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Somalia: ending the specter of cholera

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Mutaawe_Lubogo_OCV_campaignDr. Mutaawe Lubogo (l) administering the Oral Cholera Vaccine to a health worker during the 2017 campaign (Photo: WHO)

When Dr Mutaawe Lubogo speaks about his work, enthusiasm colors his voice and a sparkle lights his eyes. Dr Lubogo, a cholera expert working with WHO in Somalia, is passionate about the fight against infectious diseases in the country. “Mention an epidemic, and find it in Somalia”, he says. “People face outbreaks of cholera, diphtheria, dengue - and that’s just in the parts of the country which are safe enough to visit, where we know what’s going on. There may be other diseases in inaccessible areas.”

In Somalia, Dr Lubogo says, almost two thirds of the population has not had access to modern health services for the past 30 years. The ongoing civil war has severely damaged Somalia’s health services. It destroyed hospitals and health centers, forced medical professionals to flee danger, and broke down supportive infrastructure like roads and communications services. In addition, the majority of the country faces an annual cycle of flooding and severe droughts, which in turn drives food insecurity, famine, and mass migration. Dire conditions which provide a fertile breeding ground for infectious diseases.

Somalia_cholera_distributionFig. 1: Distribution of cholera cases in Somalia, January 2018 to February 2019 (source). With so many overwhelming challenges to address, where does one begin? For Somalia, fighting cholera has been one of the first priorities. Dr Lubogo: “If you’re looking for a disease that is both very deadly and at the same time easy to cure and prevent technically, cholera is it.” Since the current outbreak started in December 2017, Somalia has reported 6817 cases and 46 deaths. Although the outbreak is dwarfed by that in nearby Yemen, it is nevertheless a pressing cause for concern for WHO and health authorities, given also the vulnerable state of Somalia’s health system and population.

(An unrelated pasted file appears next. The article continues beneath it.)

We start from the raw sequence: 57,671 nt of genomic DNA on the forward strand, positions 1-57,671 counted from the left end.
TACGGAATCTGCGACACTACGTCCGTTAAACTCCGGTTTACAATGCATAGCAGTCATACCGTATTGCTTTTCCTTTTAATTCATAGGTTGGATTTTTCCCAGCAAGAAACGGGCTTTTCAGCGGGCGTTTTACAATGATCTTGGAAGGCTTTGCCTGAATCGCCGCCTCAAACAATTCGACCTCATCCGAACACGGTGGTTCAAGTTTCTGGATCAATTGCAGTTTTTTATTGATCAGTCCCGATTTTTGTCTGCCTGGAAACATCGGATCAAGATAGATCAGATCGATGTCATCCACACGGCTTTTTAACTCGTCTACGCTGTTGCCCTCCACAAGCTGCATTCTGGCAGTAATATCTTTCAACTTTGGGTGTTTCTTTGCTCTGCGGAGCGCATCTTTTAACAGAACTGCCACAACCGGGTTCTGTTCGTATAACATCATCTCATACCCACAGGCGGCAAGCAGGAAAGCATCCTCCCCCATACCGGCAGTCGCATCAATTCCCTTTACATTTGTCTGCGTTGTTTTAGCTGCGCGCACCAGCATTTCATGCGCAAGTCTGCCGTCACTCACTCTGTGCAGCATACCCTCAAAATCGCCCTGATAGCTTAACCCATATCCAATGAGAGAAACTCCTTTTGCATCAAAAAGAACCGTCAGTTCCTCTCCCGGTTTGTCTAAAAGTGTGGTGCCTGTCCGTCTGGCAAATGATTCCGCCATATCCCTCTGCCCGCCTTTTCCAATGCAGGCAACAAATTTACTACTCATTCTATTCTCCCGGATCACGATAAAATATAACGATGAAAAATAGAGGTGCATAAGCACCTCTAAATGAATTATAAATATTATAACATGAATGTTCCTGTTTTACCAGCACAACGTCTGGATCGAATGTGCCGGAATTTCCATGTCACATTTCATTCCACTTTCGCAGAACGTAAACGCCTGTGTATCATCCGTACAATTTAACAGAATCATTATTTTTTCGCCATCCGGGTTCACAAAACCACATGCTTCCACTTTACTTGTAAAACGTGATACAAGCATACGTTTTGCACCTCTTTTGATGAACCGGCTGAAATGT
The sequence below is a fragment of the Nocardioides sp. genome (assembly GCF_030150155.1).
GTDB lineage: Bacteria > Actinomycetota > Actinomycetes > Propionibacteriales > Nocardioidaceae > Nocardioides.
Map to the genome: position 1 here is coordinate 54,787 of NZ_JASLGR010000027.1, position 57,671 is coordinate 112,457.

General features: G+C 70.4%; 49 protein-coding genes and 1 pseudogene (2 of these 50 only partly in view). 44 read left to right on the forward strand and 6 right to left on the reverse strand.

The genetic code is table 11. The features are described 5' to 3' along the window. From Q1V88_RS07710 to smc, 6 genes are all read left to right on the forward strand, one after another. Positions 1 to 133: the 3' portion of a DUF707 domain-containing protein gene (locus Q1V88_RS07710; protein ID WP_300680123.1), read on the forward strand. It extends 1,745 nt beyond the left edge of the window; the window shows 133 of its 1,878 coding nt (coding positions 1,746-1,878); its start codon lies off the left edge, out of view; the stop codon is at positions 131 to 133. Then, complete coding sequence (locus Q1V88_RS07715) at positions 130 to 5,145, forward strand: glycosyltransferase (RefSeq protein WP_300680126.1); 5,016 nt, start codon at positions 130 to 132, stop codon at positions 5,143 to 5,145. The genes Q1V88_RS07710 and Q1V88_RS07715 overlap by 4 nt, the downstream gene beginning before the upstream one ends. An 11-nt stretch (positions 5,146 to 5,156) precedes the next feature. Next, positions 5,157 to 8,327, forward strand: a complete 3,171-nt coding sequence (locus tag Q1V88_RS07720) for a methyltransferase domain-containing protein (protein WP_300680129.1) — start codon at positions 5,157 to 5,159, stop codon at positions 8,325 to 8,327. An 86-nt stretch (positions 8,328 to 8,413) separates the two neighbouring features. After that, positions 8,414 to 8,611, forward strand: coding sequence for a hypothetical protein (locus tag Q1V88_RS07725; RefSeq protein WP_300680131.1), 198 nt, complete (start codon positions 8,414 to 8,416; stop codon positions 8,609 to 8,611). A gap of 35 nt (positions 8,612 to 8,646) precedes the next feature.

Although the structural and political causes of cholera outbreaks are often complex, on paper treatment and prevention are simple: both rely on access to safe water. Dr Lubogo: “Somalia has 13 million inhabitants, of whom an estimated 6 million are at risk of cholera, and 2 million at high risk. A large part of the high risk group are people living in refugee camps, and because camp locations keep shifting, setting up high quality, permanent water infrastructure with boreholes, protected sources, piped systems, becomes very complicated.”

Somalia_OCV_handwashingA woman washes her hands outside the Cholera treatment centre in Banadir hospital in Mogadishu, Somalia. (Photo: Karel Prinsloo/Arete/Gavi)

But there is a plan. A global roadmap to ending cholera, launched last year. In it, WHO and its partners in the Global Taskforce on Cholera Control set the goal of reducing cholera deaths by 90% in the next 11 years, by improving surveillance, early warning, and oral cholera vaccination. As WHO’s Dr Dominique Legros said in a recent interview, “saying we can end cholera isn’t silly at all.”

Somalia_cholera_interventionsFig. 2: Multi-sectoral interventions to control cholera (source).

An important part of that plan is the oral cholera vaccine,(OCV). OCV has more than proven its worth in Somalia: in 2017, 1.2 million Somalis aged 1 year and above received the vaccine, in different hotspot locations where year after year outbreaks of the deadly disease would occur. The result? Cholera cases fell by 75%, and all new cases currently reported are  people that had not received the vaccine. The successful programme is now scaling up, targeting another 650,000 people during end of April of 2019.

Somalia_cholera_epi_curveFig. 3: Cholera cases in Somalia, December 2017 to February 2019 (source).

Despite its success, OCV isn’t a panacea. Instead, the vaccine’s three-year protection span provides a breathing space to implement other health programmes, as well as safe water and sanitation (WASH) measures. Somalia can again boast promising results in this regard; in all OCV campaigns, WHO has worked closely together with WASH partners, combining vaccination campaigns with health education and safe water interventions. As a result, 75% of the people in vaccinated areas now also enjoy improved access to safe water.

The next two years will be crucial to end the cholera outbreak in Somalia. Although the road ahead is not without obstacles, the success of the 2017 OCV campaign and the planned scale-up hold the promise of a cholera-free Somalia. If Dr Lubogo has his way, soon this deadly disease will be a specter of the past in all of Somalia.